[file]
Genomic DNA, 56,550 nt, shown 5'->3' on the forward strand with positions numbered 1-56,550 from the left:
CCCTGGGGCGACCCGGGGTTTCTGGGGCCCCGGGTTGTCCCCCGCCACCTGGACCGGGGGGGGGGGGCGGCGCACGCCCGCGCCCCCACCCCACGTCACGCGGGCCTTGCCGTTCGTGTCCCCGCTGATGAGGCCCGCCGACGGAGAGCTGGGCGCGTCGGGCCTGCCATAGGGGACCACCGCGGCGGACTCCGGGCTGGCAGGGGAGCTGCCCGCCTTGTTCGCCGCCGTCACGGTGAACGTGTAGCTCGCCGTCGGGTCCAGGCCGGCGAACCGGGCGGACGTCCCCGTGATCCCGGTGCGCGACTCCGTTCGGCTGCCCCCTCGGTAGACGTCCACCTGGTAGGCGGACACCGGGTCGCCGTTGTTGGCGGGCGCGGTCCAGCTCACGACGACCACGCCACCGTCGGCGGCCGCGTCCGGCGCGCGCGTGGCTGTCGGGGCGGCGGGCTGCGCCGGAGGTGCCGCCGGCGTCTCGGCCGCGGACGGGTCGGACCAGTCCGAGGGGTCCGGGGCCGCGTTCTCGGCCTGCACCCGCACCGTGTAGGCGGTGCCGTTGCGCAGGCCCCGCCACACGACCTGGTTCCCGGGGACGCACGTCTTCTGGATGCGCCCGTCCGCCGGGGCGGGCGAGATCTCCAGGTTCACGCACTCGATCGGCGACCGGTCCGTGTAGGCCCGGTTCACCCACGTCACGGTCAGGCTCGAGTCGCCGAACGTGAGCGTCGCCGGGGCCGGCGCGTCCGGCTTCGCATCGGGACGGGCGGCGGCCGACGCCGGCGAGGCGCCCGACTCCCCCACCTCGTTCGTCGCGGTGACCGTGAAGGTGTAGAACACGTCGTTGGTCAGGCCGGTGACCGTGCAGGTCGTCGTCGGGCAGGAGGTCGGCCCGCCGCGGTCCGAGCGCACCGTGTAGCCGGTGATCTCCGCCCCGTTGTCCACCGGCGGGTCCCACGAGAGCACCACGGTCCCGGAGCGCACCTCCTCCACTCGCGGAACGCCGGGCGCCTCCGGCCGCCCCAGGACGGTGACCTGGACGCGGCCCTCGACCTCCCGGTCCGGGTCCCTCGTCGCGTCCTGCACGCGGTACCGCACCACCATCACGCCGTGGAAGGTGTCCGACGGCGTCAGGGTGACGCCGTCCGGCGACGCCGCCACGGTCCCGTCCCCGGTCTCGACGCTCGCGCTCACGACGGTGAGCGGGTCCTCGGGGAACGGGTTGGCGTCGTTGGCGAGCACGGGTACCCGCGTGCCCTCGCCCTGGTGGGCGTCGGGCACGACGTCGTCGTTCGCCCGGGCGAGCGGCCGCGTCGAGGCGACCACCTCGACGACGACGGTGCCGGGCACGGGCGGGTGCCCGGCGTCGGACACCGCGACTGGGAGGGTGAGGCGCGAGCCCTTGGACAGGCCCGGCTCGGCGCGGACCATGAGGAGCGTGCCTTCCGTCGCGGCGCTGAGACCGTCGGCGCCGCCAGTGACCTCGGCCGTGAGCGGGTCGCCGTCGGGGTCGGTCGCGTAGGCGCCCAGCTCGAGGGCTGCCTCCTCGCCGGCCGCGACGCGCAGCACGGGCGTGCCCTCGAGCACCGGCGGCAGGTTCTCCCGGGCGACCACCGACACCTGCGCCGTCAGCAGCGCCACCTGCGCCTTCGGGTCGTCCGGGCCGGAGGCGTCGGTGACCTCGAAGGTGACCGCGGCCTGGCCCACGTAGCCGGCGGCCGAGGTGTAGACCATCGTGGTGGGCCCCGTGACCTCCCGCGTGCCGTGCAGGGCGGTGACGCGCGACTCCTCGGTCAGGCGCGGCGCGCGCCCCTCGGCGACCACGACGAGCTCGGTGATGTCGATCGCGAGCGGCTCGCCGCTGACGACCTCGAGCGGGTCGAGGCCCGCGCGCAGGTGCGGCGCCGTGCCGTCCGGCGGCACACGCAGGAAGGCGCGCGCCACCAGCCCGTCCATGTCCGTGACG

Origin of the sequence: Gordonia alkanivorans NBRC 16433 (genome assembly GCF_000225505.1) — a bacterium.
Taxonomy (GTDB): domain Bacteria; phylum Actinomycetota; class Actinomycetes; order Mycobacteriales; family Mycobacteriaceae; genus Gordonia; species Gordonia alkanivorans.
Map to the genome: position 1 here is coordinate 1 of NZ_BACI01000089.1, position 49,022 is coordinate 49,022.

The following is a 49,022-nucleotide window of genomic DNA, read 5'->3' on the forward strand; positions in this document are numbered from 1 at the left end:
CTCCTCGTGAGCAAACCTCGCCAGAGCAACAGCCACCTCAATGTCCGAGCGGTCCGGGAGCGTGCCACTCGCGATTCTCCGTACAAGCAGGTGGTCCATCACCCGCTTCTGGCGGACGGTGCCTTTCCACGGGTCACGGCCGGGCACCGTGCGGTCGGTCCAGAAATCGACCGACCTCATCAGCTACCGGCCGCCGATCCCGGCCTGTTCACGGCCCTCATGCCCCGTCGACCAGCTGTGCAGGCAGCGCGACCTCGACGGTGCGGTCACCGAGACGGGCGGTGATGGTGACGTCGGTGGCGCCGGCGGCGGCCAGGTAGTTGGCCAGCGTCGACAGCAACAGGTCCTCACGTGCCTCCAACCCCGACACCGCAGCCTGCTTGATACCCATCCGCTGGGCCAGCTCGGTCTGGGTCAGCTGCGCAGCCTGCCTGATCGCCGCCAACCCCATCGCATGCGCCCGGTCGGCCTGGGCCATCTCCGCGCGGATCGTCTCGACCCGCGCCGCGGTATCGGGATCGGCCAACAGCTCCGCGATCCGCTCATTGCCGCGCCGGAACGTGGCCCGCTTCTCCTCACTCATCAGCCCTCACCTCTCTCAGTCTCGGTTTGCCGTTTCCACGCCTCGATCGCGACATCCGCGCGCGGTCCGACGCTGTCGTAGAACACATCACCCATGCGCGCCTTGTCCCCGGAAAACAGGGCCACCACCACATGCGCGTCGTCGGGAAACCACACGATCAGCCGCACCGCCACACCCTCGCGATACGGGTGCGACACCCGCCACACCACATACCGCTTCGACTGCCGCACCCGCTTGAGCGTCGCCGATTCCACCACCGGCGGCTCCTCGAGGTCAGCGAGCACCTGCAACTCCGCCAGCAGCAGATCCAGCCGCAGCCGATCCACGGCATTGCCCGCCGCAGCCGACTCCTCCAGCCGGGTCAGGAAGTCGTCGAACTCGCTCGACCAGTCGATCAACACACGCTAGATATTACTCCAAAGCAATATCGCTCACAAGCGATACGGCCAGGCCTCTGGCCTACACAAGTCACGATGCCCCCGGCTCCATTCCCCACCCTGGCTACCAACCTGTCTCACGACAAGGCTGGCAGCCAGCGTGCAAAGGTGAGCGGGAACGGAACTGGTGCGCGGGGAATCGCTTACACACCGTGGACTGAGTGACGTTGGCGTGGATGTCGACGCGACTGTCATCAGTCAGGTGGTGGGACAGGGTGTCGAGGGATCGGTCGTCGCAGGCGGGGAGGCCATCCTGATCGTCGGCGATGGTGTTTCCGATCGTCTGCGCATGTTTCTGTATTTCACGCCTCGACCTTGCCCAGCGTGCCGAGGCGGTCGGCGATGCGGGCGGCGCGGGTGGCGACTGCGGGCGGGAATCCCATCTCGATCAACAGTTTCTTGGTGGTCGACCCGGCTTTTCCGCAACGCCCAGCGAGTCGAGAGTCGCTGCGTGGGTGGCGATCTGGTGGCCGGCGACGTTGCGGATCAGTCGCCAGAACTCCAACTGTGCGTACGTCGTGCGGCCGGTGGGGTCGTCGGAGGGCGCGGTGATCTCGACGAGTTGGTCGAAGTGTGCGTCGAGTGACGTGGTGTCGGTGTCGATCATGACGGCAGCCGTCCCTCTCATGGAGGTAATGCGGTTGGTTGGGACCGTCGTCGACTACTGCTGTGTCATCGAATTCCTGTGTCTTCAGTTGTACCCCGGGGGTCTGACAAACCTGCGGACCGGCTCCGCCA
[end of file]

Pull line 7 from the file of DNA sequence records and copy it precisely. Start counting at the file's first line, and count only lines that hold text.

CTCCTCGTGAGCAAACCTCGCCAGAGCAACAGCCACCTCAATGTCCGAGCGGTCCGGGAGCGTGCCACTCGCGATTCTCCGTACAAGCAGGTGGTCCATCACCCGCTTCTGGCGGACGGTGCCTTTCCACGGGTCACGGCCGGGCACCGTGCGGTCGGTCCAGAAATCGACCGACCTCATCAGCTACCGGCCGCCGATCCCGGCCTGTTCACGGCCCTCATGCCCCGTCGACCAGCTGTGCAGGCAGCGCGACCTCGACGGTGCGGTCACCGAGACGGGCGGTGATGGTGACGTCGGTGGCGCCGGCGGCGGCCAGGTAGTTGGCCAGCGTCGACAGCAACAGGTCCTCACGTGCCTCCAACCCCGACACCGCAGCCTGCTTGATACCCATCCGCTGGGCCAGCTCGGTCTGGGTCAGCTGCGCAGCCTGCCTGATCGCCGCCAACCCCATCGCATGCGCCCGGTCGGCCTGGGCCATCTCCGCGCGGATCGTCTCGACCCGCGCCGCGGTATCGGGATCGGCCAACAGCTCCGCGATCCGCTCATTGCCGCGCCGGAACGTGGCCCGCTTCTCCTCACTCATCAGCCCTCACCTCTCTCAGTCTCGGTTTGCCGTTTCCACGCCTCGATCGCGACATCCGCGCGCGGTCCGACGCTGTCGTAGAACACATCACCCATGCGCGCCTTGTCCCCGGAAAACAGGGCCACCACCACATGCGCGTCGTCGGGAAACCACACGATCAGCCGCACCGCCACACCCTCGCGATACGGGTGCGACACCCGCCACACCACATACCGCTTCGACTGCCGCACCCGCTTGAGCGTCGCCGATTCCACCACCGGCGGCTCCTCGAGGTCAGCGAGCACCTGCAACTCCGCCAGCAGCAGATCCAGCCGCAGCCGATCCACGGCATTGCCCGCCGCAGCCGACTCCTCCAGCCGGGTCAGGAAGTCGTCGAACTCGCTCGACCAGTCGATCAACACACGCTAGATATTACTCCAAAGCAATATCGCTCACAAGCGATACGGCCAGGCCTCTGGCCTACACAAGTCACGATGCCCCCGGCTCCATTCCCCACCCTGGCTACCAACCTGTCTCACGACAAGGCTGGCAGCCAGCGTGCAAAGGTGAGCGGGAACGGAACTGGTGCGCGGGGAATCGCTTACACACCGTGGACTGAGTGACGTTGGCGTGGATGTCGACGCGACTGTCATCAGTCAGGTGGTGGGACAGGGTGTCGAGGGATCGGTCGTCGCAGGCGGGGAGGCCATCCTGATCGTCGGCGATGGTGTTTCCGATCGTCTGCGCATGTTTCTGTATTTCACGCCTCGACCTTGCCCAGCGTGCCGAGGCGGTCGGCGATGCGGGCGGCGCGGGTGGCGACTGCGGGCGGGAATCCCATCTCGATCAACAGTTTCTTGGTGGTCGACCCGGCTTTTCCGCAACGCCCAGCGAGTCGAGAGTCGCTGCGTGGGTGGCGATCTGGTGGCCGGCGACGTTGCGGATCAGTCGCCAGAACTCCAACTGTGCGTACGTCGTGCGGCCGGTGGGGTCGTCGGAGGGCGCGGTGATCTCGACGAGTTGGTCGAAGTGTGCGTCGAGTGACGTGGTGTCGGTGTCGATCATGACGGCAGCCGTCCCTCTCATGGAGGTAATGCGGTTGGTTGGGACCGTCGTCGACTACTGCTGTGTCATCGAATTCCTGTGTCTTCAGTTGTACCCCGGGGGTCTGACAAACCTGCGGACCGGCTCCGCCA